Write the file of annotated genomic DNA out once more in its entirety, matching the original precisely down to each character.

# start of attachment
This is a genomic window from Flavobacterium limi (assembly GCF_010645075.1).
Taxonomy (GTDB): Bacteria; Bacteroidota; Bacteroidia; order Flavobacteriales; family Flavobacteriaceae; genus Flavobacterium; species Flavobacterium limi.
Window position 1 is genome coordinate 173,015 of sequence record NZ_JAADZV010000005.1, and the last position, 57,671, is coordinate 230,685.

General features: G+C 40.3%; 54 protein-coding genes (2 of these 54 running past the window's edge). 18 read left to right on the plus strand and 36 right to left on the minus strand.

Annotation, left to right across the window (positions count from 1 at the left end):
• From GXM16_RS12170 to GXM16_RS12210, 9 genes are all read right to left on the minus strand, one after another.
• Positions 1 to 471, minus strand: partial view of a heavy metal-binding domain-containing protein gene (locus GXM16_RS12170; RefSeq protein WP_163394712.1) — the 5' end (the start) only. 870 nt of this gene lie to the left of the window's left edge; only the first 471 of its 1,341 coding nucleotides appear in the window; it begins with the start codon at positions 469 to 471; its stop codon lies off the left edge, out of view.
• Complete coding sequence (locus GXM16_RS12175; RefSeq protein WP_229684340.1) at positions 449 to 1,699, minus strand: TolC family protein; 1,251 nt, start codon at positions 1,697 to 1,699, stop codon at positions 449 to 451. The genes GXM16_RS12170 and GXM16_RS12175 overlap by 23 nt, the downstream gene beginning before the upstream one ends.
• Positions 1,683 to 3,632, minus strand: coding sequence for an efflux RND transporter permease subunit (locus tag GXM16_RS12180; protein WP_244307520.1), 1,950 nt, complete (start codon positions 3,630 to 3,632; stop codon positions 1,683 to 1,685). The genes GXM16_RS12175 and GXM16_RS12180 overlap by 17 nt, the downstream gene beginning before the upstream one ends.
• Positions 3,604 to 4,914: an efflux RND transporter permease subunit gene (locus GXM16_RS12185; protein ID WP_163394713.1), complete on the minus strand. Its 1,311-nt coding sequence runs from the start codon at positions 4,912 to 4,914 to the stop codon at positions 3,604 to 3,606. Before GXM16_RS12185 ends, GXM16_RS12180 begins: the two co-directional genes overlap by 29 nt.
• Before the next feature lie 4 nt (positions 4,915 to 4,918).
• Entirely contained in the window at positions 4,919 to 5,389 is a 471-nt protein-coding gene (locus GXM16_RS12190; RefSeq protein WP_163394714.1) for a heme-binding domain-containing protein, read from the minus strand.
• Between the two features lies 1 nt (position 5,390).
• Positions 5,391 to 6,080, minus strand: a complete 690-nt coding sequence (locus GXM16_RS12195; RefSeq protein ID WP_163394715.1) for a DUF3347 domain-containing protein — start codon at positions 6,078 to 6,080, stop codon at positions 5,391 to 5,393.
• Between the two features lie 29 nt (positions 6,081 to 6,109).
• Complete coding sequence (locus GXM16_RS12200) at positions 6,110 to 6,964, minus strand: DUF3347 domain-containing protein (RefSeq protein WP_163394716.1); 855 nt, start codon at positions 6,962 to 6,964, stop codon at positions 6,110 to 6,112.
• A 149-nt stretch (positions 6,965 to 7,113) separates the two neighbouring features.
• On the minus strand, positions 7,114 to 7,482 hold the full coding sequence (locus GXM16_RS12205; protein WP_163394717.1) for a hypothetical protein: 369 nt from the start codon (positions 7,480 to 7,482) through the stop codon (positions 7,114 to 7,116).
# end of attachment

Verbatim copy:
This is a genomic window from Flavobacterium limi (assembly GCF_010645075.1).
Taxonomy (GTDB): Bacteria; Bacteroidota; Bacteroidia; order Flavobacteriales; family Flavobacteriaceae; genus Flavobacterium; species Flavobacterium limi.
Window position 1 is genome coordinate 173,015 of sequence record NZ_JAADZV010000005.1, and the last position, 57,671, is coordinate 230,685.

General features: G+C 40.3%; 54 protein-coding genes (2 of these 54 running past the window's edge). 18 read left to right on the plus strand and 36 right to left on the minus strand.

Annotation, left to right across the window (positions count from 1 at the left end):
• From GXM16_RS12170 to GXM16_RS12210, 9 genes are all read right to left on the minus strand, one after another.
• Positions 1 to 471, minus strand: partial view of a heavy metal-binding domain-containing protein gene (locus GXM16_RS12170; RefSeq protein WP_163394712.1) — the 5' end (the start) only. 870 nt of this gene lie to the left of the window's left edge; only the first 471 of its 1,341 coding nucleotides appear in the window; it begins with the start codon at positions 469 to 471; its stop codon lies off the left edge, out of view.
• Complete coding sequence (locus GXM16_RS12175; RefSeq protein WP_229684340.1) at positions 449 to 1,699, minus strand: TolC family protein; 1,251 nt, start codon at positions 1,697 to 1,699, stop codon at positions 449 to 451. The genes GXM16_RS12170 and GXM16_RS12175 overlap by 23 nt, the downstream gene beginning before the upstream one ends.
• Positions 1,683 to 3,632, minus strand: coding sequence for an efflux RND transporter permease subunit (locus tag GXM16_RS12180; protein WP_244307520.1), 1,950 nt, complete (start codon positions 3,630 to 3,632; stop codon positions 1,683 to 1,685). The genes GXM16_RS12175 and GXM16_RS12180 overlap by 17 nt, the downstream gene beginning before the upstream one ends.
• Positions 3,604 to 4,914: an efflux RND transporter permease subunit gene (locus GXM16_RS12185; protein ID WP_163394713.1), complete on the minus strand. Its 1,311-nt coding sequence runs from the start codon at positions 4,912 to 4,914 to the stop codon at positions 3,604 to 3,606. Before GXM16_RS12185 ends, GXM16_RS12180 begins: the two co-directional genes overlap by 29 nt.
• Before the next feature lie 4 nt (positions 4,915 to 4,918).
• Entirely contained in the window at positions 4,919 to 5,389 is a 471-nt protein-coding gene (locus GXM16_RS12190; RefSeq protein WP_163394714.1) for a heme-binding domain-containing protein, read from the minus strand.
• Between the two features lies 1 nt (position 5,390).
• Positions 5,391 to 6,080, minus strand: a complete 690-nt coding sequence (locus GXM16_RS12195; RefSeq protein ID WP_163394715.1) for a DUF3347 domain-containing protein — start codon at positions 6,078 to 6,080, stop codon at positions 5,391 to 5,393.
• Between the two features lie 29 nt (positions 6,081 to 6,109).
• Complete coding sequence (locus GXM16_RS12200) at positions 6,110 to 6,964, minus strand: DUF3347 domain-containing protein (RefSeq protein WP_163394716.1); 855 nt, start codon at positions 6,962 to 6,964, stop codon at positions 6,110 to 6,112.
• A 149-nt stretch (positions 6,965 to 7,113) separates the two neighbouring features.
• On the minus strand, positions 7,114 to 7,482 hold the full coding sequence (locus GXM16_RS12205; protein WP_163394717.1) for a hypothetical protein: 369 nt from the start codon (positions 7,480 to 7,482) through the stop codon (positions 7,114 to 7,116).